Analytic Teams

Facilitating Analytic Teams active learning activities in a physically-distanced learning space

Time and Effort

Instructor Prep TimeMedium
Student Activity TimeLow
Instructor Response TimeLow
Complexity of ActivityMedium


Analytic Teams have members of a group assume roles and perform tasks while critically reading an assignment. Roles such as summarizer, connector, proponent, or critic focus on activities within an analytic process. It can be particularly useful when the teacher assigns roles that exist within the norms of the discipline.


Use it when you want...

  • Students to understand the different activities that constitute a critical analysis,
  • To focus on learning and to perform one aspect at a time,
  • To prepare students for more complex problem-solving assignments in which they may assume multiple roles, or
  • To increase and equalize participation levels among group members.

What students will need


The following workflow is meant as guidance for how you can facilitate an Analytic Teams learning activity within a classroom with a physical distancing layout.


  • Select an assignment that requires an analytical process. Break the process down into parts:
    Proponents: List the points you agreed with and state why.
    Critics: List the points you disagreed with or found unhelpful and state why.
    Example Givers: Give examples of key concepts presented.
    Summarizers: Prepare a summary of the essential points.
    Questioners: Prepare a list of substantive questions about the material.
  • Determine whether you could perform each assigned role and whether each is sufficiently challenging.
  • Create a template for the activity using Google Docs and/or create a Blackboard Collaborate Ultra session in which groups can work collaboratively.


  • Form student groups of four or five. Assign each individual in the team a specific role and job assignment. Note: Be aware that groups larger than 2-3 people are encouraged to use text-based chat features instead of speaking to one another to reduce the noise volume in the room and to prevent shouting across long distances between students.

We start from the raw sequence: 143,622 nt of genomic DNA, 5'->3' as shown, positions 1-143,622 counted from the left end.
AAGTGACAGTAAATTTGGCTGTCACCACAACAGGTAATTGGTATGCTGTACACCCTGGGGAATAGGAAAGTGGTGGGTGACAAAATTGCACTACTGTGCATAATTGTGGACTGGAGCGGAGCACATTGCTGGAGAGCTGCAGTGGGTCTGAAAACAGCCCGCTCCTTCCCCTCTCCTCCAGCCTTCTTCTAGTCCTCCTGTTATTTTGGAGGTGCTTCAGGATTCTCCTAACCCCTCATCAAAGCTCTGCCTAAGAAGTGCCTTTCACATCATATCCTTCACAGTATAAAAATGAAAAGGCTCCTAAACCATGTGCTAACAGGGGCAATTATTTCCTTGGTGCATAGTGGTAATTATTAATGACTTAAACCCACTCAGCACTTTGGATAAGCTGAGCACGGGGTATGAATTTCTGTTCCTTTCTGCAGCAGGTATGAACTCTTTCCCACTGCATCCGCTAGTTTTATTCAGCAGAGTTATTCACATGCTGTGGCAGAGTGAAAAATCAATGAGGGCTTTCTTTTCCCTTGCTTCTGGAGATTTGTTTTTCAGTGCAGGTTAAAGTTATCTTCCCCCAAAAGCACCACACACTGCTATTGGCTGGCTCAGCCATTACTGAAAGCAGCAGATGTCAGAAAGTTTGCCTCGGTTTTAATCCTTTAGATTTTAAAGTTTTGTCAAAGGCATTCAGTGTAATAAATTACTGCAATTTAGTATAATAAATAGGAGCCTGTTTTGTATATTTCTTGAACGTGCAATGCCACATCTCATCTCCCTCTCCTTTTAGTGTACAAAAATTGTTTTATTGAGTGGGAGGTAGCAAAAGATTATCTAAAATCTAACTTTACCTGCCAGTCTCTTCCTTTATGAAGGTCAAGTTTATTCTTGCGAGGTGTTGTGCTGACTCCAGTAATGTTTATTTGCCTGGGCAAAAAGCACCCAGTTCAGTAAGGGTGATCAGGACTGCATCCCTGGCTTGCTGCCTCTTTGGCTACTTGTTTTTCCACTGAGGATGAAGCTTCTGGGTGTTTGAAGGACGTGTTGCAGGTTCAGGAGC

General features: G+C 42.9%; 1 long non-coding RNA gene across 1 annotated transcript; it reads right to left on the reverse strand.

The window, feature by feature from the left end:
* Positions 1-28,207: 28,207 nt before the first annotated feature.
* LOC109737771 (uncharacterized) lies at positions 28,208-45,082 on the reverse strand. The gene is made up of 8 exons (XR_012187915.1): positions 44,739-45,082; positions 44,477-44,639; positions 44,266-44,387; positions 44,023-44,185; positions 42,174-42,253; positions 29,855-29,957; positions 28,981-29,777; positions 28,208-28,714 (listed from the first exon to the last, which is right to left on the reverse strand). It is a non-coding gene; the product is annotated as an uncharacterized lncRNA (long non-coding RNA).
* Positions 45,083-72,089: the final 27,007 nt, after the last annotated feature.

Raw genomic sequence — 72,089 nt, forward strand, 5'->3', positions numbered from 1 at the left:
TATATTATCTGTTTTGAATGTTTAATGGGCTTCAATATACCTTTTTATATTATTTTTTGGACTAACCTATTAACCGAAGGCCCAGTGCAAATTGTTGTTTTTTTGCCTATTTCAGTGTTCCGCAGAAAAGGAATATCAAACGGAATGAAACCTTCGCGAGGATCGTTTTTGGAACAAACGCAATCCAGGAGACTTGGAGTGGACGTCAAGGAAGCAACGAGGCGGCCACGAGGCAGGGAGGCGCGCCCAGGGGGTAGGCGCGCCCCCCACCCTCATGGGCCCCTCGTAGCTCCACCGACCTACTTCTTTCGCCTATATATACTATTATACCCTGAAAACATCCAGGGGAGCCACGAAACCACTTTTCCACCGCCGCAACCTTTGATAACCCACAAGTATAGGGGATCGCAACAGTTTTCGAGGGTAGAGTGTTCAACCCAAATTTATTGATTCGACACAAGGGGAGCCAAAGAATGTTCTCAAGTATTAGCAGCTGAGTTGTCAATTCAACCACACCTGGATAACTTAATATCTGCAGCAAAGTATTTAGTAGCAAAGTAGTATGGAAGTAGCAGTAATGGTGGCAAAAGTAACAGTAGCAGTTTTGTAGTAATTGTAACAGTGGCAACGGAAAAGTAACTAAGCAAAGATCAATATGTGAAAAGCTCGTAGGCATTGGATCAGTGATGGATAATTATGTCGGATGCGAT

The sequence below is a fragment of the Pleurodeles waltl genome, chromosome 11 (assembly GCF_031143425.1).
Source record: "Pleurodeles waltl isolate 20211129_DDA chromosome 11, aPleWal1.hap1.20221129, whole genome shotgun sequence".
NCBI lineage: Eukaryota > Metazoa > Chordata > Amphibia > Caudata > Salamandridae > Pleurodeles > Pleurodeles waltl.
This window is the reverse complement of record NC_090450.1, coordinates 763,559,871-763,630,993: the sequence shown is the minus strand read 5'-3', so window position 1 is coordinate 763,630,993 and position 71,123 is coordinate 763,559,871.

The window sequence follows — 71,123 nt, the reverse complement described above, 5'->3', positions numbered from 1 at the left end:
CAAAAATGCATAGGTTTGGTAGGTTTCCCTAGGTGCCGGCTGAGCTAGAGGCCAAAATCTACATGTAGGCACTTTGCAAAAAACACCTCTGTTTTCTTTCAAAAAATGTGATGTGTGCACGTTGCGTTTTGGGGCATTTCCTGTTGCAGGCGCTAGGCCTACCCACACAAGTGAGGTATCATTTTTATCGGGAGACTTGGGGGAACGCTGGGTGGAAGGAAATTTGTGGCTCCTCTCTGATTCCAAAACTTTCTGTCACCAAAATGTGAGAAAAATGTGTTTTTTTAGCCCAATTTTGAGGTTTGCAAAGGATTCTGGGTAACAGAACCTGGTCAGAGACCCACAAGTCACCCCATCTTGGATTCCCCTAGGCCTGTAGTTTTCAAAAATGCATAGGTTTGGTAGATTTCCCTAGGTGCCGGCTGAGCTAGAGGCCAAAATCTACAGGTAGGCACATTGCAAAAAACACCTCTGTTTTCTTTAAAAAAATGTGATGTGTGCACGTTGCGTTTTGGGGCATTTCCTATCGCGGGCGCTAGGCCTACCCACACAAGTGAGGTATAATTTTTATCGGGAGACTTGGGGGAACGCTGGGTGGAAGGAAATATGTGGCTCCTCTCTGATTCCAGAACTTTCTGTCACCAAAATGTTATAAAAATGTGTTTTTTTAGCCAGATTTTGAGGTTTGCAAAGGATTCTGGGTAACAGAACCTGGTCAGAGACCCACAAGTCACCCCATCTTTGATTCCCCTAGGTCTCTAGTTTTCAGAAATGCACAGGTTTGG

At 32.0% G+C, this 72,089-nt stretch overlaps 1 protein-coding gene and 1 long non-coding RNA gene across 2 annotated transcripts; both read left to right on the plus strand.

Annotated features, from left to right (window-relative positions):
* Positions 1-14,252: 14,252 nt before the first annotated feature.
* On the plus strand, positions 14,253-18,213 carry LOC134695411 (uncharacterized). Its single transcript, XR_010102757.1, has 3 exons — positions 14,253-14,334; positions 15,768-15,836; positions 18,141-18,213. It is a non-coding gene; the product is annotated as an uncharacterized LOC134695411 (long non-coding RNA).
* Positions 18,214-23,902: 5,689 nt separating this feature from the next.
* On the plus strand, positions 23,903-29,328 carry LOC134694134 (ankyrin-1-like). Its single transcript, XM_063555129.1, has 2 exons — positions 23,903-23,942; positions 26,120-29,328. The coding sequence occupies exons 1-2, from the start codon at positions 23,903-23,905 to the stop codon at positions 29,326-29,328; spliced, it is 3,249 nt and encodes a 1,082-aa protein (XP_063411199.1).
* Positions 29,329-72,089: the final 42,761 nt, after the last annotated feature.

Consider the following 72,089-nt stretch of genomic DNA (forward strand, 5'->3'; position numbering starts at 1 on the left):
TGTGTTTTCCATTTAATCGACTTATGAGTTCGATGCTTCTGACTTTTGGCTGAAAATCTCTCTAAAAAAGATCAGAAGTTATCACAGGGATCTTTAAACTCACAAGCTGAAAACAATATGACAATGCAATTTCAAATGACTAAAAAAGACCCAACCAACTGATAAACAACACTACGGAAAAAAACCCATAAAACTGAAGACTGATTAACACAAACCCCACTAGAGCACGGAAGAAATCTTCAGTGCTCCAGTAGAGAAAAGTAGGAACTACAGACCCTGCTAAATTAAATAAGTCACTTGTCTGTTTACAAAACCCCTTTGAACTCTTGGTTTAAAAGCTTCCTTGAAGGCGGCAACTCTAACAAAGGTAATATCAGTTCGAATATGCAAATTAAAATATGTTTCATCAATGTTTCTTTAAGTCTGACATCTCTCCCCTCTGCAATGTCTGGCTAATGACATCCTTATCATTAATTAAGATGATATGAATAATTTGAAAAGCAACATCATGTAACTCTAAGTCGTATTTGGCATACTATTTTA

• Present the lecture, show the video, or assign the reading.
  • Share the method students will use to write the document.
    • Option 1: Groups follow a link that creates a new version of the template in Google Docs. The document is shared among the group members and with the instructor.
    • Option 2: Direct students to the Canvas course space and into the Blackboard Collaborate Ultra session. Create breakout rooms spaces for each group. Note: Breakout groups are only available in sessions with 250 or fewer attendees. You can create up to 20 breakout rooms. There is no limit to the number of attendees you can put in each group.
  • Give teams class time for members to share their findings and present their analyses.


  • Review student analysis or formal presentation of findings.
  • Provide feedback/grade to the group or individual based on the quality of their analysis.
  • Summarize student performance at the next class. Tell them how these skills will affect their future work, and make suggestions on how students can improve their analytic process.

Accessibility and Room Considerations

  • Classroom furniture is not to be rearranged to facilitate activities. If you need a different general assignment classroom to meet your instructional needs, contact your curricular representative.
  • If students are to move around the room during an activity, consider the mobility, location, equipment, and furniture needs of all students.
  • The physical distance between students (particularly in large lecture halls) may make it difficult for students to hear one another when they are asked to speak.
  • This same physical distance may increase the noise level in the room as students try to speak to one another. This noise level may cause issues for some students. To this end, it is recommended that group size be limited to pairs (ideally) or triads at most. Activities requiring larger group sizes should utilize text-based chat solutions like those found in Blackboard Collaborate Ultra.
  • The technologies recommended here should meet most campus accessibility requirements. However, you should check with the McBurney Disability Resources Center for guidance on any specific accommodations for your students.

Technical Documentation


Barkley, Elizabeth F. et al. Collaborative Learning Techniques A Handbook For College Faculty. Wiley, 2014. pp. 249-254.

See Also: